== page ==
I associate a number of things with writing test code.
The first is finding peace of mind. In years gone by I have written some dodgy code that has gone to production, I still think about some of this code to this day. I still write dodgy code, but I’m able to stop it from going to production with a superpower I have gained. That superpower is to write tests for my code and mostly stop that code from being released (crashlytics will sometimes disagree). A good set of tests should be enough to give me confidence that what I have written actually works.
Testing is the quickest way to validate your code. As an app developer running a suite of tests from your IDE, in a matter of seconds, is far quicker than navigating to the relevant screen in your app and then doing a sequence of actions to find out your code doesn’t work!
The code you write to test code is a good indicator of the complexity of the code you have written; large test functions, repeated test code or long lists of dependencies all indicate that your test code is a bit complex. I try to let this guide me when I am writing code.
I’m not going to tell you I know how to write proper tests, because I don’t and have a long way to go before I start to write good tests. However, over the past few years I’ve started to pick up a few things and form some – hopefully useful – opinions.
Concise test naming
Don’t be too descriptive, get to the point quickly, and make sure the name matches what is in the body of the test. You and a colleague will need: to review this code or refer back to tests in the future. Make your tests easy to understand now and avoid regret in the future.
I like to imagine non-technical colleagues might want to read a report on test coverage and then share it to other teams. If you think your tests are easy to understand you are going in the right direction. If you aren’t sure, why not ask someone else?
I think testing code with a small public API helps keep your test names concise. The more API you have to test, the more words you need to describe what you are testing. If you really can’t avoid a large public API, split your tests into a number of different files focusing on a particular method or function of that API to help reduce potential confusion.
Consistent structure for tests
If you are working on code in the same project you will want to see consistency across in the code that is written. If every test has a familiar structure your or a colleague won’t have to spend time getting up to speed with the general shape of the code, you can just get on with the testing.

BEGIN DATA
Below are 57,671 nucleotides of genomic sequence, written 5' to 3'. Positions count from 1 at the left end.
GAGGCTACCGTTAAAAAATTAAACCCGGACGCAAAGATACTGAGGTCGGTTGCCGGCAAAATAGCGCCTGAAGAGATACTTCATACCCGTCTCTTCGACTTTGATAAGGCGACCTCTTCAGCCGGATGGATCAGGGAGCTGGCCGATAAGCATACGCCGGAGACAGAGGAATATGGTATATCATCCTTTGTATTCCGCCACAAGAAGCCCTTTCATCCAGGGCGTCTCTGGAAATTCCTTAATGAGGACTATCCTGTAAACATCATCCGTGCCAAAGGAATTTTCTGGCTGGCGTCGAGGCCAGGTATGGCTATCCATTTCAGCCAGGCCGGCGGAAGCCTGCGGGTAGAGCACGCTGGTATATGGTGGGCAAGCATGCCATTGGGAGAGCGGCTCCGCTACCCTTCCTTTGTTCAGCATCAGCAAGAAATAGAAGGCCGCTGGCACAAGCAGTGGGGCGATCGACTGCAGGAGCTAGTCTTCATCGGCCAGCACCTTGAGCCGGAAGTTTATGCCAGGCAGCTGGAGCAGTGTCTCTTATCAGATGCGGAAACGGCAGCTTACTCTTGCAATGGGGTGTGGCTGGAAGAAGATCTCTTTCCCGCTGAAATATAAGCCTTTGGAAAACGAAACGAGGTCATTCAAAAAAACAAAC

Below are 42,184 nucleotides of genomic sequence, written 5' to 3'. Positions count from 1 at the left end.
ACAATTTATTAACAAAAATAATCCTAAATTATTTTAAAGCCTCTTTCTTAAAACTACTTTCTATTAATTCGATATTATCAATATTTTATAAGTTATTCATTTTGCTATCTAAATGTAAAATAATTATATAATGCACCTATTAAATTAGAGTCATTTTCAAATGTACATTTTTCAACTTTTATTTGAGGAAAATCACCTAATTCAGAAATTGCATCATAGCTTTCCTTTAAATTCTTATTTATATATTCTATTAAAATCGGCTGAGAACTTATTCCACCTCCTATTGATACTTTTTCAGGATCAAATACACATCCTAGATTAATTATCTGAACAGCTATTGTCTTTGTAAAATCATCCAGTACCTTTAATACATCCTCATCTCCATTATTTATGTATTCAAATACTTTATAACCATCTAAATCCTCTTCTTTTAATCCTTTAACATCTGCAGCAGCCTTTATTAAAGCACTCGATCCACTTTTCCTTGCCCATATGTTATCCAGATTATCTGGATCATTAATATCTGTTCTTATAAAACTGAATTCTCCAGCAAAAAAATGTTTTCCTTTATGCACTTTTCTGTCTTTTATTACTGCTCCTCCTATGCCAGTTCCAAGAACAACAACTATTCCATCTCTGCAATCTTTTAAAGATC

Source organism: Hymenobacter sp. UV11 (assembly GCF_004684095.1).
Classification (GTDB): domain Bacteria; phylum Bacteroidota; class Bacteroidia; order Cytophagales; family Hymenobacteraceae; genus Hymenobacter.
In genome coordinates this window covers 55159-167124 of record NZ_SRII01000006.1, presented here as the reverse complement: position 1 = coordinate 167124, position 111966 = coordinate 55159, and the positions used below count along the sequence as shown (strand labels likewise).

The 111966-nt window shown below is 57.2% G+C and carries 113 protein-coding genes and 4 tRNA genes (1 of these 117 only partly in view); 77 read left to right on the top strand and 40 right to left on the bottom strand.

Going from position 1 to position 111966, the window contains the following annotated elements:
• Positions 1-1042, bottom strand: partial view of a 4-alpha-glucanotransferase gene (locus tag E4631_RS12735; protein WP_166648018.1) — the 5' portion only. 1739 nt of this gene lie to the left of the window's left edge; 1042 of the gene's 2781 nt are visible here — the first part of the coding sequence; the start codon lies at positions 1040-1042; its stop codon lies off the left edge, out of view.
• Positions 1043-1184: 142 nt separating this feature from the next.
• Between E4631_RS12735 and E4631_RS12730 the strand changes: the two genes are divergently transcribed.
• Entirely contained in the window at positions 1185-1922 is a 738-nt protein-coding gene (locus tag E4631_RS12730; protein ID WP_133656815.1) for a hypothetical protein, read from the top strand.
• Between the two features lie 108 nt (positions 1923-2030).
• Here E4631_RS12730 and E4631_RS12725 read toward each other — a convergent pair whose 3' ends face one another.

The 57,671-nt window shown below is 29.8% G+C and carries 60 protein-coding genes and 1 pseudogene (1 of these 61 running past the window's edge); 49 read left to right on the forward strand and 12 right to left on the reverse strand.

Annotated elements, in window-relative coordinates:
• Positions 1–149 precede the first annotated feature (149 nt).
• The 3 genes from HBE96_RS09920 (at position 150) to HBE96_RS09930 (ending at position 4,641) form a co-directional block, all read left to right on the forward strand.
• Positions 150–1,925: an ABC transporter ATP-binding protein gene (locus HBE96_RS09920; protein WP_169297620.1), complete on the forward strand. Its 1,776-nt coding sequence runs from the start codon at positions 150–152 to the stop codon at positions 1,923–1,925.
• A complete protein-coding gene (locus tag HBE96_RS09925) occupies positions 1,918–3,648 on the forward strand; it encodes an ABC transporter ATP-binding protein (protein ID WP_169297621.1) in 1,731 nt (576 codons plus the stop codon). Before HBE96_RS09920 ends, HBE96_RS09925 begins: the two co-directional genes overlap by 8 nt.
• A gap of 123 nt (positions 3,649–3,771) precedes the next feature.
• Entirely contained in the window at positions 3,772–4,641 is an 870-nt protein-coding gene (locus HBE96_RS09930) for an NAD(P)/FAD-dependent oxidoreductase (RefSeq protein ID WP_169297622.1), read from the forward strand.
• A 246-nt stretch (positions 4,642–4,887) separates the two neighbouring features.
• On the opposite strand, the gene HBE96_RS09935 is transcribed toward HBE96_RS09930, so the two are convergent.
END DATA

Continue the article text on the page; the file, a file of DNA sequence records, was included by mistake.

I think this fits nicely alongside the idea that your test code will inform you of the complexity of the code you are testing; if your tests are consistently different or hard to understand you should probably change the code you have written.
White box or black box?
For the longest time I was an advocate for white box testing; I wanted to know that my tests rigorously tested internals of the code I have written, this is great for my peace of mind. However, changing the tiniest implementation detail would cause a butterfly effect of failing tests through the entire test code base. This is alarming and stressful for whoever is making a change, not a good developer experience! This has led me to becoming a fan of black box testing.
I do think white box testing is helpful, I think it is a great way to help understand difficult to understand code. Writing tests verifying the behaviour of different parts of this code can help you to understand what is happening. I like to think of it as writing notes “this function does this.. And causes this to happen..” the best thing is those notes will tell you if you are right or wrong as soon as you execute them!
Nowadays, I like to just test and output for a given set of inputs. It is a much nicer developer experience and your test code is less intimidating to look at. I also think it has helped to inform how I write code. I try to ensure any function returns something that can easily be used in a test and ensure there are no hidden side effects.
The three points above are things I regularly think of when I write tests. They certainly aren’t a recipe for cooking up the perfect tests but they do help me write better tests bit by bit.